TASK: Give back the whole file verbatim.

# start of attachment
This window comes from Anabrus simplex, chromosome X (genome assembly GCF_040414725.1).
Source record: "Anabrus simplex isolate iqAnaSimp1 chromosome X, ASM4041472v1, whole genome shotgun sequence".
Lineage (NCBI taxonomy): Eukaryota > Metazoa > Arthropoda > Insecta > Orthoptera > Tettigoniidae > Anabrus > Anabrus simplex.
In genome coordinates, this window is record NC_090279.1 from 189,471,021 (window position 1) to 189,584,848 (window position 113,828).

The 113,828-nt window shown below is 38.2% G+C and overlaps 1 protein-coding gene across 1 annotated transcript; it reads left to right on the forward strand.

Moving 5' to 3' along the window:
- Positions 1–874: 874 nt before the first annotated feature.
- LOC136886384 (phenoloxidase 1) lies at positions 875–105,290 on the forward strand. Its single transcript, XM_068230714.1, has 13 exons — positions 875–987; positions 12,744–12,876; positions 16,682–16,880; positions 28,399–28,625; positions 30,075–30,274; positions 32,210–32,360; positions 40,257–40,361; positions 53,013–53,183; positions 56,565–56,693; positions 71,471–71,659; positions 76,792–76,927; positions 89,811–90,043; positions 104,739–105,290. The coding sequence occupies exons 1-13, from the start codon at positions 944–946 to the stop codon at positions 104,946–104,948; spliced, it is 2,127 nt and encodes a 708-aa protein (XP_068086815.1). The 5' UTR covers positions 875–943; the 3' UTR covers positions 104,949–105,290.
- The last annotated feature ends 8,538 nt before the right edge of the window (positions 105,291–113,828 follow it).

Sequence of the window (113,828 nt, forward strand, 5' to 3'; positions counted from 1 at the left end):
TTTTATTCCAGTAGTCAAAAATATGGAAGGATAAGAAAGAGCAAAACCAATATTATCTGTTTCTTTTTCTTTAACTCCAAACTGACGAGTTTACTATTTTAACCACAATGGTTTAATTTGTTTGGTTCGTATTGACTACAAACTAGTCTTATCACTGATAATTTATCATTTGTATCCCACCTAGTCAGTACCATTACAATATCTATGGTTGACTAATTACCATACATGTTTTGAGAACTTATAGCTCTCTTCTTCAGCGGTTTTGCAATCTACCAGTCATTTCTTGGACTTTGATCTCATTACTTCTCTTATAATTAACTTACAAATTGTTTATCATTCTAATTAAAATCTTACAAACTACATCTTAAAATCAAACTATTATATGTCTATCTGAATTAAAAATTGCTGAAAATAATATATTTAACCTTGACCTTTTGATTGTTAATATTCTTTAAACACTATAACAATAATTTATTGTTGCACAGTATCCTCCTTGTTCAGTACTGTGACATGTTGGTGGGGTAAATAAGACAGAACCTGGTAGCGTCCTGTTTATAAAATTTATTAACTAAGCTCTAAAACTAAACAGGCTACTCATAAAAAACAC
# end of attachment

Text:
This window comes from Anabrus simplex, chromosome X (genome assembly GCF_040414725.1).
Source record: "Anabrus simplex isolate iqAnaSimp1 chromosome X, ASM4041472v1, whole genome shotgun sequence".
Lineage (NCBI taxonomy): Eukaryota > Metazoa > Arthropoda > Insecta > Orthoptera > Tettigoniidae > Anabrus > Anabrus simplex.
In genome coordinates, this window is record NC_090279.1 from 189,471,021 (window position 1) to 189,584,848 (window position 113,828).

The 113,828-nt window shown below is 38.2% G+C and overlaps 1 protein-coding gene across 1 annotated transcript; it reads left to right on the forward strand.

Moving 5' to 3' along the window:
- Positions 1–874: 874 nt before the first annotated feature.
- LOC136886384 (phenoloxidase 1) lies at positions 875–105,290 on the forward strand. Its single transcript, XM_068230714.1, has 13 exons — positions 875–987; positions 12,744–12,876; positions 16,682–16,880; positions 28,399–28,625; positions 30,075–30,274; positions 32,210–32,360; positions 40,257–40,361; positions 53,013–53,183; positions 56,565–56,693; positions 71,471–71,659; positions 76,792–76,927; positions 89,811–90,043; positions 104,739–105,290. The coding sequence occupies exons 1-13, from the start codon at positions 944–946 to the stop codon at positions 104,946–104,948; spliced, it is 2,127 nt and encodes a 708-aa protein (XP_068086815.1). The 5' UTR covers positions 875–943; the 3' UTR covers positions 104,949–105,290.
- The last annotated feature ends 8,538 nt before the right edge of the window (positions 105,291–113,828 follow it).

Sequence of the window (113,828 nt, forward strand, 5' to 3'; positions counted from 1 at the left end):
TTTTATTCCAGTAGTCAAAAATATGGAAGGATAAGAAAGAGCAAAACCAATATTATCTGTTTCTTTTTCTTTAACTCCAAACTGACGAGTTTACTATTTTAACCACAATGGTTTAATTTGTTTGGTTCGTATTGACTACAAACTAGTCTTATCACTGATAATTTATCATTTGTATCCCACCTAGTCAGTACCATTACAATATCTATGGTTGACTAATTACCATACATGTTTTGAGAACTTATAGCTCTCTTCTTCAGCGGTTTTGCAATCTACCAGTCATTTCTTGGACTTTGATCTCATTACTTCTCTTATAATTAACTTACAAATTGTTTATCATTCTAATTAAAATCTTACAAACTACATCTTAAAATCAAACTATTATATGTCTATCTGAATTAAAAATTGCTGAAAATAATATATTTAACCTTGACCTTTTGATTGTTAATATTCTTTAAACACTATAACAATAATTTATTGTTGCACAGTATCCTCCTTGTTCAGTACTGTGACATGTTGGTGGGGTAAATAAGACAGAACCTGGTAGCGTCCTGTTTATAAAATTTATTAACTAAGCTCTAAAACTAAACAGGCTACTCATAAAAAACAC